Classic Glass

An artist from South Jersey became a pioneer with an international reputation in glass flameworking.

The artist prepares miniature flora.
Photo by Matthew Wright.

Photographs do little justice to Paul Stankard’s creations. The legendary South Jersey artist’s meticulously sculpted small-scale glass botanicals in vibrant colors and myriad species—all enveloped in a clear orb—beg to be seen up close.

“I have invented a new language for glass,” says Stankard, whose 50 years in glass art will be celebrated from April 1 to May 8 at the Gallery of Fine Craft at Wheaton Arts and Culture Center in Millville. “For my whole life I had this need to do something well, and my self esteem, my identity, my whole being is tied up in doing something that is respected and is also personal to me and relevant to who I think I am.”

Stankard is universally regarded as a master of his art. His paperweights and glass spheres have appeared in galleries and museums the world over, including the Louvre, the Metropolitan Museum of Art, the Art Institute of Chicago and the Smithsonian Institute in Washington D.C. His glass-encapsulated flowers and figures—which can fetch prices from $6,000 to as much as $75,000—grace the homes of notables such as Elton John and Hillary Clinton. He is a fellow at the Corning Museum of Glass, is a founding board member of the Creative Glass Center of America in Millville and serves as an adjunct professor at Salem Community College.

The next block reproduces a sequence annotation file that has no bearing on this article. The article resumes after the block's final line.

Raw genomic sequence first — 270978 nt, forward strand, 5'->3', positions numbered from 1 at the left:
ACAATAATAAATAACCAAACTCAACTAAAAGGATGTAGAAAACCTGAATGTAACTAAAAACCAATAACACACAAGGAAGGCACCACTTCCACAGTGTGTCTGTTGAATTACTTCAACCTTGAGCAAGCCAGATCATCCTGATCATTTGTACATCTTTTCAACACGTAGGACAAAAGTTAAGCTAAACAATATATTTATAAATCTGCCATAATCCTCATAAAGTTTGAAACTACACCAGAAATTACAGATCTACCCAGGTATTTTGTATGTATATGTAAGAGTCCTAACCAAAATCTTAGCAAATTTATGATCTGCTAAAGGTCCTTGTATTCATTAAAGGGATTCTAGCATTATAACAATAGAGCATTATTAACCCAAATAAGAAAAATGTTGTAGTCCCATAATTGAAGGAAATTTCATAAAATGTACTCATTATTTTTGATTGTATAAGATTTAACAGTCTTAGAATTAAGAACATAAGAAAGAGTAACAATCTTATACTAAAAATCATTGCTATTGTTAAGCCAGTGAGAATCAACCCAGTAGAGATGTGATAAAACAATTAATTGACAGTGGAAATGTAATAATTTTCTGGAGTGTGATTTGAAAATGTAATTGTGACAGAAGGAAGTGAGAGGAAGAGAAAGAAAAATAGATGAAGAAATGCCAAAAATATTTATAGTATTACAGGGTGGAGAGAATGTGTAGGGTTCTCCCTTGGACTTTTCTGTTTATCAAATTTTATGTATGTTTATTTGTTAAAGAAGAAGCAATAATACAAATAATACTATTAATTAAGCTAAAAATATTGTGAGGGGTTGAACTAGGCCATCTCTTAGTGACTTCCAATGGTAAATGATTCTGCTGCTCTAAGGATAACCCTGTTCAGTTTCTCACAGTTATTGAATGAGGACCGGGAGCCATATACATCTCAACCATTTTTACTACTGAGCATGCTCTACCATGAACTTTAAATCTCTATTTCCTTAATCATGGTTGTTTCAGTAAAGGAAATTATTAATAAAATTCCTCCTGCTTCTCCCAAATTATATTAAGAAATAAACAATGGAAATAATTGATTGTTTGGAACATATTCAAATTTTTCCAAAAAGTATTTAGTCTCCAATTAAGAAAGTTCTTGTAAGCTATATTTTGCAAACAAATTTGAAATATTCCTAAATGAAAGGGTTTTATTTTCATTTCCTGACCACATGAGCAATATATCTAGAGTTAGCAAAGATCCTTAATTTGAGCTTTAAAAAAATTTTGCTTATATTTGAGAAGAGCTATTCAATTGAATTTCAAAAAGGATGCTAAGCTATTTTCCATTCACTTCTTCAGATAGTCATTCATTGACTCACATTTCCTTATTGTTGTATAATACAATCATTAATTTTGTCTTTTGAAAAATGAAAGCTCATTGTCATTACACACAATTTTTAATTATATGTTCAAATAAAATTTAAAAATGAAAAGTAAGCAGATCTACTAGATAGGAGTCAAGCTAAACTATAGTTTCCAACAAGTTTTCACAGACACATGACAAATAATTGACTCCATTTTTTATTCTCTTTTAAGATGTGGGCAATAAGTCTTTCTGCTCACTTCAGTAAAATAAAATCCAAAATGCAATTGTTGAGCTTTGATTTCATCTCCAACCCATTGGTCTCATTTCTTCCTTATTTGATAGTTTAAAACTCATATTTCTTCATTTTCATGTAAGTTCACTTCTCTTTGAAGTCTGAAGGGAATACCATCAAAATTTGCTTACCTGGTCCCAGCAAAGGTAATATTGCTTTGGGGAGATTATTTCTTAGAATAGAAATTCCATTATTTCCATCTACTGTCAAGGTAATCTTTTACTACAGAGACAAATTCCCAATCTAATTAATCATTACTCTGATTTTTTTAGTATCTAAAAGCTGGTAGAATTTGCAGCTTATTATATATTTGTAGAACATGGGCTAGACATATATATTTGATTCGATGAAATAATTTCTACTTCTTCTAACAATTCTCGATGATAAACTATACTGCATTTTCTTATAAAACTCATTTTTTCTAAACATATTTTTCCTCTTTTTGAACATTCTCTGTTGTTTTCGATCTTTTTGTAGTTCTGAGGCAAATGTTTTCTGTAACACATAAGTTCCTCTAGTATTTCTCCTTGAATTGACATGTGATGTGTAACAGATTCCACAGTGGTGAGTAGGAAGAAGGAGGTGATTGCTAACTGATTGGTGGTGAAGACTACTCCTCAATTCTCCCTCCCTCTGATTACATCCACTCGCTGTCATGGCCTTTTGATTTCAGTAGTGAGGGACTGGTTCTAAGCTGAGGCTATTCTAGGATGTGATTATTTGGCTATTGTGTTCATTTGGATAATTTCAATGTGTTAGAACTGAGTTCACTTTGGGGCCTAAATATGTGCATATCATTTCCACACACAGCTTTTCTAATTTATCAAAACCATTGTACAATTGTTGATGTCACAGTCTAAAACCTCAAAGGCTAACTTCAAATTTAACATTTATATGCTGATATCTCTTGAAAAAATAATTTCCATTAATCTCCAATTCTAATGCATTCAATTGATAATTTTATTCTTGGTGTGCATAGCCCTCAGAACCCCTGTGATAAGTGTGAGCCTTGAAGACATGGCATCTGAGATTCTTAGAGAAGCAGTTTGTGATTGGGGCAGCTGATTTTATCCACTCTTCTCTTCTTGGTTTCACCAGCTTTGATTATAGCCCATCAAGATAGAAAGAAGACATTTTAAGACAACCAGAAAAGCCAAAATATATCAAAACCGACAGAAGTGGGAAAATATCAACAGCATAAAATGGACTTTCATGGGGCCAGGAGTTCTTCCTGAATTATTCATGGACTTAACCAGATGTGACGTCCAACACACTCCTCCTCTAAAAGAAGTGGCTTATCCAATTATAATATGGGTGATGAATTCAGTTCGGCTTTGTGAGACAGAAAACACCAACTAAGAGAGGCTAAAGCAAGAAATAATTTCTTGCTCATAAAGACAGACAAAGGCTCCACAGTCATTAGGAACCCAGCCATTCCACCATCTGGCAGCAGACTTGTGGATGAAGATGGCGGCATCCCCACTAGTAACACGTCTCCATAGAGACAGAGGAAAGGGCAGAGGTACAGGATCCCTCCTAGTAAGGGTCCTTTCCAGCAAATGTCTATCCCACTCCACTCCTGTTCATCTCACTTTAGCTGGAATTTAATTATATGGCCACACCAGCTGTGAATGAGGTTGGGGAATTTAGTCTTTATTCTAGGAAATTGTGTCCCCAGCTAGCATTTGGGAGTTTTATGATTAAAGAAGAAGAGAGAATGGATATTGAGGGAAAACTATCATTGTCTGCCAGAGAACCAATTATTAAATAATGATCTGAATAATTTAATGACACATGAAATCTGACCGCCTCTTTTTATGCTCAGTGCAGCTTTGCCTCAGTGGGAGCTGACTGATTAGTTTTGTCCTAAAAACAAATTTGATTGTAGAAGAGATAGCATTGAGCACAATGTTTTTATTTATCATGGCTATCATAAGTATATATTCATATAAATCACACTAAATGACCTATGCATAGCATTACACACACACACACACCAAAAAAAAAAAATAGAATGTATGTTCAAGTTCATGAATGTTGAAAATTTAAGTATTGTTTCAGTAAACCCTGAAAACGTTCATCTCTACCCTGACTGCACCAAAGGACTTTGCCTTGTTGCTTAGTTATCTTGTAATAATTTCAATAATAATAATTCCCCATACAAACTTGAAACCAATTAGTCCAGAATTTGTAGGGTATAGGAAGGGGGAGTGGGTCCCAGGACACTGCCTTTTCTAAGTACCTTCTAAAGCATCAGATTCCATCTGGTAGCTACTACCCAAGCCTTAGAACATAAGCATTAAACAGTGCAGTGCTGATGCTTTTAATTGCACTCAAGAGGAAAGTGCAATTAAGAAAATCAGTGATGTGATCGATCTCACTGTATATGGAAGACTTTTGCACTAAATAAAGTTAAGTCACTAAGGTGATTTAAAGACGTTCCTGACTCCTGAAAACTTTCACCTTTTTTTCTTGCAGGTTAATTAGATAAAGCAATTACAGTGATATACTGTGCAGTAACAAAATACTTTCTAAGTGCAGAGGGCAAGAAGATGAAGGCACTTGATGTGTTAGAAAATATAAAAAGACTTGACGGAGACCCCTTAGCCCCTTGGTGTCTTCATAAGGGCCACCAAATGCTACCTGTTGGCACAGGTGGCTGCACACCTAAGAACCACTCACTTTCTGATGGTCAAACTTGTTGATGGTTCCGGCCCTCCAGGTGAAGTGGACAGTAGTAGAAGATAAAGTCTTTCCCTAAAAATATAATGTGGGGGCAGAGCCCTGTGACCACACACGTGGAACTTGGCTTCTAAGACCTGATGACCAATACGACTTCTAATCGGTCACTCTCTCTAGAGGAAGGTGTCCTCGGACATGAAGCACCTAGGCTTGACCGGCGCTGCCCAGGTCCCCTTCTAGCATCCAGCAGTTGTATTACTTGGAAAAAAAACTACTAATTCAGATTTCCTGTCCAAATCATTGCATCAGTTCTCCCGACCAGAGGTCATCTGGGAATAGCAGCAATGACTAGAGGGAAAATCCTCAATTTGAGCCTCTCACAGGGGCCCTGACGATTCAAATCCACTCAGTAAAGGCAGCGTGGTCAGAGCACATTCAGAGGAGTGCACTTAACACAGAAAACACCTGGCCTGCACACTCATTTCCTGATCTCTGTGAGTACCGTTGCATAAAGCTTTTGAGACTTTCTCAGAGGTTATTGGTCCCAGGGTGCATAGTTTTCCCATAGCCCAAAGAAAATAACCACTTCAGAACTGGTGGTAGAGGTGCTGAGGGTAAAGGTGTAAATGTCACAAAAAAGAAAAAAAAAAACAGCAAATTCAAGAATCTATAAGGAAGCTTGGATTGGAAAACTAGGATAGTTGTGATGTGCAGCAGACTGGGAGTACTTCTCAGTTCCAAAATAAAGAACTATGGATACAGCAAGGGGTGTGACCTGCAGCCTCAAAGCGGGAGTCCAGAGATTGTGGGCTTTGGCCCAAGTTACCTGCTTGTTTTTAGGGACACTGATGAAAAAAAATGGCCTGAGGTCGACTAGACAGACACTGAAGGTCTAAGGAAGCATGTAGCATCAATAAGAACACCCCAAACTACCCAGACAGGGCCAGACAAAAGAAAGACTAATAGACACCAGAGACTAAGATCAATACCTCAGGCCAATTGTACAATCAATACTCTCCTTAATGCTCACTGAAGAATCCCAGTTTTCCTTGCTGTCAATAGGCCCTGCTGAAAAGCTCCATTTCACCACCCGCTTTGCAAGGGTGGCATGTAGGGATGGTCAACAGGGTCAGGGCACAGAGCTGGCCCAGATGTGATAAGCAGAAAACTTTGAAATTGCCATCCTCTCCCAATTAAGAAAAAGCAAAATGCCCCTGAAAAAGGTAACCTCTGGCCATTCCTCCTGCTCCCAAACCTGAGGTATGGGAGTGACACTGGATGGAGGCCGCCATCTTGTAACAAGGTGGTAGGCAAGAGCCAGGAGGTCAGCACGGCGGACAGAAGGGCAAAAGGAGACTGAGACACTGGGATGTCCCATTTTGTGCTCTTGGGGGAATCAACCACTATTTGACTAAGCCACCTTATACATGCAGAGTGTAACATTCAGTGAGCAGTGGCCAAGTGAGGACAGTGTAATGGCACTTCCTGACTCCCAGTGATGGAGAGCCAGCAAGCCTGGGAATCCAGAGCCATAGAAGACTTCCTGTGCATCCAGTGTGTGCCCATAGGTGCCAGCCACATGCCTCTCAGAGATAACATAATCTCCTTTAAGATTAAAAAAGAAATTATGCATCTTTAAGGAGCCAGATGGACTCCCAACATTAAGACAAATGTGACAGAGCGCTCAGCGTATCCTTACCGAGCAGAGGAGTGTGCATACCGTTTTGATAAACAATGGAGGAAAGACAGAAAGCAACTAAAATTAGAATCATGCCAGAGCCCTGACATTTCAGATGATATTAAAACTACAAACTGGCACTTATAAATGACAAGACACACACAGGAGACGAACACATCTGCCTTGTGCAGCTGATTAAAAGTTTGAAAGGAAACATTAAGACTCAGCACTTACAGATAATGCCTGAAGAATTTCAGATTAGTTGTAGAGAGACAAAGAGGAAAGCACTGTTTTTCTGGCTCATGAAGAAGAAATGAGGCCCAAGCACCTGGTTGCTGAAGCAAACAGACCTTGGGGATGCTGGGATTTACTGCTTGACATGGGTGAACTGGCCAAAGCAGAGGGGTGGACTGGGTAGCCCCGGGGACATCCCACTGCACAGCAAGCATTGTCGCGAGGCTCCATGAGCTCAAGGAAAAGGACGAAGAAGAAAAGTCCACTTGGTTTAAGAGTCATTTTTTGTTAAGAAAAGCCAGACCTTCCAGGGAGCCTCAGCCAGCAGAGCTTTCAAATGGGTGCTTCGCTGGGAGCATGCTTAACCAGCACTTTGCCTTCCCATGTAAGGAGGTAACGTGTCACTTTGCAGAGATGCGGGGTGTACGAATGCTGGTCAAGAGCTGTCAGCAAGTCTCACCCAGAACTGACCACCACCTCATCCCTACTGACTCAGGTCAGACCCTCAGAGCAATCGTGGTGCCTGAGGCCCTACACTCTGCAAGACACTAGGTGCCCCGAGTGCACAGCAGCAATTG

Stankard got his start as an industrial glass worker in 1961, making utilitarian laboratory apparatus. But every night he would come home and sculpt his own creations, trying to capture “a perception of time, and to bring forth the fecund, to express my faith in the power of sex, death and God.”

Fifty years later, his international reputation as a pioneer in glass flameworking (a method that involves dropping and pulling glass melted on a flame of up to 2,200 degrees) is unparalleled.

“His legacy will not only be his elevation of American paperweight-making to a level on par with the great European masters, but he has also brought lampworking to a new generation,” says Andrew Page, editor-in-chief of Glass Quarterly.

Pausing from his work in his secluded studio in Mantua, Gloucester County, Stankard looks back on his career with a mix of pride and melancholy.

“I know this is where I belong,” he says. “And I still have a lot more to give it. That’s what makes it so surreal. I’m still in the game, advancing the tradition, discovering new illusions.”

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